<hr />
<script type="math/tex; mode=display">D_a(r_1r_2) = D_a(r_1)r_2 + E(r_1)D_a(r_2)</script>
<p>Uh oh. What does <script type="math/tex">E(r)</script> mean? It’s actually totally straightforward, and I’ll
define it in detail soon. For now, just know that <script type="math/tex">E(r) = \varepsilon</script> if
<script type="math/tex">r</script> can denote the empty string, and <script type="math/tex">\varnothing</script> otherwise. With that in
mind, this statement says that taking <script type="math/tex">a</script> off of a concatenation either means
taking <script type="math/tex">a</script> off of the first expression, or <strong>if the first expression can be
empty</strong> taking <script type="math/tex">a</script> off of the second expression.</p>
<hr />
<script type="math/tex; mode=display">D_a(r^*) = D_a(r)r^*</script>
<p>Finally, we can say that taking an <script type="math/tex">a</script> off of a sequence of <script type="math/tex">r</script>’s means
taking <script type="math/tex">a</script> off of the first <script type="math/tex">r</script>, and leaving a sequence of <script type="math/tex">r</script>’s after
that. This looks a little silly, but if you play around with it for a bit, it
should make sense.<sup id="fnref:3"><a href="#fn:3" class="footnote">3</a></sup></p>
<h3 id="making-observations">Making Observations</h3>
<p>Let’s go back and define <script type="math/tex">E(r)</script>, which we’ll call the observation function.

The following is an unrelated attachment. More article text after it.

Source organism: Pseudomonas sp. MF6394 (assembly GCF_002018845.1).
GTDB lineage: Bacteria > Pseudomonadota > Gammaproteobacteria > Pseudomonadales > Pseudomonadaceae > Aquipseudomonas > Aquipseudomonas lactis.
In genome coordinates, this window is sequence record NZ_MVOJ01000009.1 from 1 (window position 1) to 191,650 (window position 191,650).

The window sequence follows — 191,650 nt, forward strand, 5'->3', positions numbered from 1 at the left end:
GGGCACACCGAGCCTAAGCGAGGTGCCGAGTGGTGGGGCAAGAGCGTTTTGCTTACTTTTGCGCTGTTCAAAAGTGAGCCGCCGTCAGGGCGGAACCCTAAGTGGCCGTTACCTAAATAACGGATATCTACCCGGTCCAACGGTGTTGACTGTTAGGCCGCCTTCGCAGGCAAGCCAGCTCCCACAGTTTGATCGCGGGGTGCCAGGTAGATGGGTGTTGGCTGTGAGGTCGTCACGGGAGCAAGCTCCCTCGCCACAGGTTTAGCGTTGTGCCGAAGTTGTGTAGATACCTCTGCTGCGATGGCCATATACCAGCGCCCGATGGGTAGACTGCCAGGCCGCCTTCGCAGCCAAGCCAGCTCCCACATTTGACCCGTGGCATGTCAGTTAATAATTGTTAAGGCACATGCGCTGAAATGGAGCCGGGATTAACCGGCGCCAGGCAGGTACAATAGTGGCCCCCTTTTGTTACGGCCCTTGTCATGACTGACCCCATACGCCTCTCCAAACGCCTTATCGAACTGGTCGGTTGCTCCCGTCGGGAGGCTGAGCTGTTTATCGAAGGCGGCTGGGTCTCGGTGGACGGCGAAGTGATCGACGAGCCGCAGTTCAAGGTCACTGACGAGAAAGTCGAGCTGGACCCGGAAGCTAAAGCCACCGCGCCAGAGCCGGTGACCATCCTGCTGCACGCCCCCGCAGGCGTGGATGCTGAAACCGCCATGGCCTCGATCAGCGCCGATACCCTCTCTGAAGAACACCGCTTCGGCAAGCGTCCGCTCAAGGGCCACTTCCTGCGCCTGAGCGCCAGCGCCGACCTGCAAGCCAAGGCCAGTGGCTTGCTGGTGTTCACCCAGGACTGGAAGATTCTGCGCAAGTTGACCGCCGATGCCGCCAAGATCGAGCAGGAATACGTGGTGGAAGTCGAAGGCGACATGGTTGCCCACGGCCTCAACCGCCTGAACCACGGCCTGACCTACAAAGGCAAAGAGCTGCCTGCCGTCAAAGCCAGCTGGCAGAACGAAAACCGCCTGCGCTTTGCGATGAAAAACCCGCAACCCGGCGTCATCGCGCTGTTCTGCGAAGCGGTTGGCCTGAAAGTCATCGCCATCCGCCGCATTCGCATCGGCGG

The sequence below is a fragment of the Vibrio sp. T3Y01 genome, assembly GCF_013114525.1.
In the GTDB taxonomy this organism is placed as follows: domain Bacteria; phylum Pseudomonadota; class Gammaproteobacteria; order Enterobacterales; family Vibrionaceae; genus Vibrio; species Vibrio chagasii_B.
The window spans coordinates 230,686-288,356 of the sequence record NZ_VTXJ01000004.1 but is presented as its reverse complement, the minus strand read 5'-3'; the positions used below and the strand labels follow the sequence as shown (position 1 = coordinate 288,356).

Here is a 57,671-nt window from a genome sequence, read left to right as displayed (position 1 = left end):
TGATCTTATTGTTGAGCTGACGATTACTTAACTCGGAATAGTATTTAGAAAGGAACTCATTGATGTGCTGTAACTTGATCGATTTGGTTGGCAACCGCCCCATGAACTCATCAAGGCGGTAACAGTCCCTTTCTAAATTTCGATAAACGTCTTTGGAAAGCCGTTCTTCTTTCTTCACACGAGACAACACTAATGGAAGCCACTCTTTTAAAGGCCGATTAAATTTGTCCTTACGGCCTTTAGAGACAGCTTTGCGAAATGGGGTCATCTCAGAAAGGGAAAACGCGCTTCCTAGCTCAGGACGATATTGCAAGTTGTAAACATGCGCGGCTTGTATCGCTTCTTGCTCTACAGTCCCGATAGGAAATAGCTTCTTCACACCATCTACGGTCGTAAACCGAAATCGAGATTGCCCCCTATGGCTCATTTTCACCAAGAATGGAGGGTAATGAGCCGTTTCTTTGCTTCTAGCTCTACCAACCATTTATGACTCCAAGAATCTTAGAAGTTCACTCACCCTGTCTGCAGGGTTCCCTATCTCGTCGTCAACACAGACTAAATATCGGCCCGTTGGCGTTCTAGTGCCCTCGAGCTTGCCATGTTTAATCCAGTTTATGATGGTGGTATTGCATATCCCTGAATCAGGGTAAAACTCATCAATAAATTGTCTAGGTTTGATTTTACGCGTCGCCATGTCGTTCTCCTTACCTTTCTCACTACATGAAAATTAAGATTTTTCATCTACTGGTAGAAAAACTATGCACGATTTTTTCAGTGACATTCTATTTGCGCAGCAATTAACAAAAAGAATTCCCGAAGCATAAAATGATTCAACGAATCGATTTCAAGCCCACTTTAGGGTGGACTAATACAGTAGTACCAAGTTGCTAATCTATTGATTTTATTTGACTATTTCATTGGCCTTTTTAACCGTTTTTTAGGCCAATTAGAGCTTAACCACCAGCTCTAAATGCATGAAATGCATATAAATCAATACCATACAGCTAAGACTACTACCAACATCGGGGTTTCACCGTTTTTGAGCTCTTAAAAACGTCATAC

Remember that it “observes” whether <script type="math/tex">r</script> can denote the empty string, and
returns <script type="math/tex">\varepsilon</script> or <script type="math/tex">\varnothing</script> accordingly. Here’s the definition:</p>
<script type="math/tex; mode=display">% <![CDATA[
\begin{aligned}
E(\varnothing) &= \varnothing \\
E(a) &= \varnothing \\
E(r_1 + r_2) &= E(r_1) + E(r_2) \\
E(r_1r_2) &= E(r_1)E(r_2) \\
E(r^*) &= \varepsilon
\end{aligned} %]]></script>
<p>The only tricky thing here is convincing yourself that the <script type="math/tex">+</script> and <script type="math/tex">\cdot</script>
cases work. These facts might help:<sup id="fnref:4"><a href="#fn:4" class="footnote">4</a></sup></p>
<script type="math/tex; mode=display">% <![CDATA[
\begin{aligned}
\varnothing + r &= r \\
r + \varnothing &= r \\
\varnothing r &= \varnothing \\
r \varnothing &= \varnothing \\
\varepsilon r &= r \\
r \varepsilon &= r
\end{aligned} %]]></script>
<p>It turns out that <script type="math/tex">E</script> will be more important than just helping us define the
derivative. We can actually use the observation function to tell us about which
strings match a given expression.</p>
<h3 id="matching-strings">Matching Strings</h3>
<p>We’re finally ready to implement a regular expression matcher. Let’s can extend
our derivative function from earlier to handle entire strings:</p>
<script type="math/tex; mode=display">% <![CDATA[
\begin{aligned}
\textbf{D}_{\varepsilon}(r) &= r \\
\textbf{D}_{ax}(r) &= \textbf{D}_x(D_a(r))
\end{aligned} %]]></script>
<p>You can think of this as taking a derivative with respect to each character of
the string, in order, and accumulating the result. I now claim that <script type="math/tex">r</script>
matches a string <script type="math/tex">x</script> if and only if</p>
<script type="math/tex; mode=display">E(\textbf{D}_x(r)) = \varepsilon</script>
<p>So how does this work? Well, <script type="math/tex">\textbf{D}_x(r)</script> goes character-by-character in
<script type="math/tex">x</script>, taking each character off of <script type="math/tex">r</script>. This means that by the end, we will
have a regular expression that matches everything left in <script type="math/tex">r</script> after taking the
string <script type="math/tex">x</script> off the front.</p>